• Your landlord must give you at least six months’ notice (a ‘section 173’ notice in the Act) to end the contract, providing you do not break a term of the contract, often called a ‘no fault’ notice (increased from two months’ notice); 
    • No fault notices cannot be issued until six months after you move in (the ‘occupation date’ of the contract).
    • If your landlord has not acted on the ‘no fault notice’ (so they haven’t used it to try to get possession of the property), they can’t issue another one for six months.
    • If you have a fixed term contract (which says how long the contract is for) your landlord cannot normally issue a notice to end your contract. If you don’t leave, the fixed term contract will usually become what is called a ‘periodic standard contract’ at the end of the fixed term, and your landlord will have to serve a six-month no fault notice to bring this to an end.
    • Landlords cannot include a break clause (to regain possession) in fixed term standard contracts of less than two years. If the fixed term is two years or more, your landlord cannot give you notice until at least month 18 of the fixed term contract, and will have to give you at least six months’ notice.
  • Protection against ‘retaliatory eviction’: Your landlord cannot issue you with a no fault notice just because you have complained your home is in a poor state of repair. The Court would need to be satisfied your landlord hasn’t issued the notice to avoid carrying out the repair.
  • Joint Contracts: Contract-holders can be added or removed from occupation contracts without the need to end one contract and start another. This will make managing joint contracts easier and help people experiencing domestic abuse by enabling the abuser to be targeted for eviction.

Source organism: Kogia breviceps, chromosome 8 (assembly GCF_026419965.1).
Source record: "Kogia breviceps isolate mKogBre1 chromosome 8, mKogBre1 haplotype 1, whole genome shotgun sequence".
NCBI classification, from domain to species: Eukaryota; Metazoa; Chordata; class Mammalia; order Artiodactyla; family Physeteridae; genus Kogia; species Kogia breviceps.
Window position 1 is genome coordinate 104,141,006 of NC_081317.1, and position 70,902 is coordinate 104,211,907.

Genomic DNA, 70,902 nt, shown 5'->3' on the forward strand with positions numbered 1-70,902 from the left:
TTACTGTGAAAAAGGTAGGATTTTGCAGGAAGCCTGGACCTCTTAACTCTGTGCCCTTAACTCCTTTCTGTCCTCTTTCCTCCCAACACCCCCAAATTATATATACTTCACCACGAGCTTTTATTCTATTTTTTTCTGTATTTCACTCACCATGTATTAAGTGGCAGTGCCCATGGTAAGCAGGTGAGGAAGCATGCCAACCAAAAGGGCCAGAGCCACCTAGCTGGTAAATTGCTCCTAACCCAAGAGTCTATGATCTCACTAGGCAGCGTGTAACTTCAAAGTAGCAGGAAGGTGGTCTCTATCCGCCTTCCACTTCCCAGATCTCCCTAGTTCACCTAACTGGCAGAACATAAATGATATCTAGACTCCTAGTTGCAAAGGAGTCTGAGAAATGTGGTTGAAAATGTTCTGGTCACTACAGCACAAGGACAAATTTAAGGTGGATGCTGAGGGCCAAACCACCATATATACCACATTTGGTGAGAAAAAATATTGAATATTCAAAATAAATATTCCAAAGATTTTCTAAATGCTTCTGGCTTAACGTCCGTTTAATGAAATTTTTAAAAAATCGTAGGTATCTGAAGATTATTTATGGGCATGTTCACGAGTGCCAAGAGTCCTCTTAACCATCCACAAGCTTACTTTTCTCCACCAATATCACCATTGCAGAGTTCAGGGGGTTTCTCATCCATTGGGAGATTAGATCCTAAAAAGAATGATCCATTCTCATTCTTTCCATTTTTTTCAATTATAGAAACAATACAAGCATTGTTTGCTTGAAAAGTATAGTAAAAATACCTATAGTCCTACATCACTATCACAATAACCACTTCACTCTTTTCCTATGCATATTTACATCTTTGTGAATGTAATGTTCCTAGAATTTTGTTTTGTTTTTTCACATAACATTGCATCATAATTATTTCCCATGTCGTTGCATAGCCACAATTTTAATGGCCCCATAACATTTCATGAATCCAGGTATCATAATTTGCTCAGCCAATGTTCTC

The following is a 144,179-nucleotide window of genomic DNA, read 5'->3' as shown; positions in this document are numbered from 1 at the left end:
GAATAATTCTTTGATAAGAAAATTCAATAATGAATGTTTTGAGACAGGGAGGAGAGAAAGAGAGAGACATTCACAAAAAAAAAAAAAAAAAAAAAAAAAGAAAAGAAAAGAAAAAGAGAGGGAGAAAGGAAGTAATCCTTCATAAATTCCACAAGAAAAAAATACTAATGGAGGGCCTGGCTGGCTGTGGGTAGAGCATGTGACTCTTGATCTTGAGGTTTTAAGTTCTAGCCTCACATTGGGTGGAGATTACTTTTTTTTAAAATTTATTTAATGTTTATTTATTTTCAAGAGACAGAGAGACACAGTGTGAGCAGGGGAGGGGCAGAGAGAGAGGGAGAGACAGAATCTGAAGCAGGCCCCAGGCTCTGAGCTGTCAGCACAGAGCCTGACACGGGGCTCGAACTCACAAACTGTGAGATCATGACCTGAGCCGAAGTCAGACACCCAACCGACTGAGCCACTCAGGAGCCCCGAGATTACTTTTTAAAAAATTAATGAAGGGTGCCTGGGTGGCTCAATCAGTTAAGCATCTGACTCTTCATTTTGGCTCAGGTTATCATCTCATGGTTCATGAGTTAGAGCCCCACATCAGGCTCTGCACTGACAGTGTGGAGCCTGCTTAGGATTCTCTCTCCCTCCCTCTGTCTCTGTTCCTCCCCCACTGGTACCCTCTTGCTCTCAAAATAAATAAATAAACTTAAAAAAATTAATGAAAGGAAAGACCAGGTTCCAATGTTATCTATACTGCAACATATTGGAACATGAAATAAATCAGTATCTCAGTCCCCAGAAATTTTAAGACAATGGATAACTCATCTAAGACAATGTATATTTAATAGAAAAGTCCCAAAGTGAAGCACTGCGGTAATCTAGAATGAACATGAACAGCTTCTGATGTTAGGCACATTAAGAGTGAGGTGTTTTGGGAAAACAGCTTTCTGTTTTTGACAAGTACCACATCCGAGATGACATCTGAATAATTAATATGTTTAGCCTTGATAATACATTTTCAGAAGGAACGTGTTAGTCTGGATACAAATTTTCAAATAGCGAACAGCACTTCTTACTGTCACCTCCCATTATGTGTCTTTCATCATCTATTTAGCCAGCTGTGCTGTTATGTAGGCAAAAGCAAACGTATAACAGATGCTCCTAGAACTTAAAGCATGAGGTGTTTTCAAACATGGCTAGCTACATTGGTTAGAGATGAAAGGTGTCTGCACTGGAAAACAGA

• Enhanced Succession Rights: Enables both a ‘priority’ and ‘reserve’ person (‘successor’) to succeed to the occupation contract. This allows two successions to the contract to take place, for example a husband or wife followed by another family member. In addition, a new succession right for carers is created.
  • Abandonment Procedure: Landlords can repossess an abandoned property without needing a court order, after serving a four-week warning notice and carrying out investigations to be sure the property is abandoned.
  • Supported Accommodation: If you live in supported accommodation for more than six months, you become entitled to a ‘supported standard contract’. The supported standard contract will operate in a similar way to the standard contract. However, your landlord may include terms in the contract relating to:
    • the ability to change where the contract-holder is living within the building; and
    • the ability for the landlord to temporarily exclude the contract-holder from the dwelling for up to 48 hours, a maximum of three times in six months.

If you rent your property from a community landlord (for example, a local authority or RSL) then your rent will still only increase in line with the Social Rent Policy, as set by the Welsh Government.

You may also find it useful to read ‘What Renting Homes Means for Landlords’ guidance.

Posted on February 1, 2022

  
Ombudsman
Onthemarket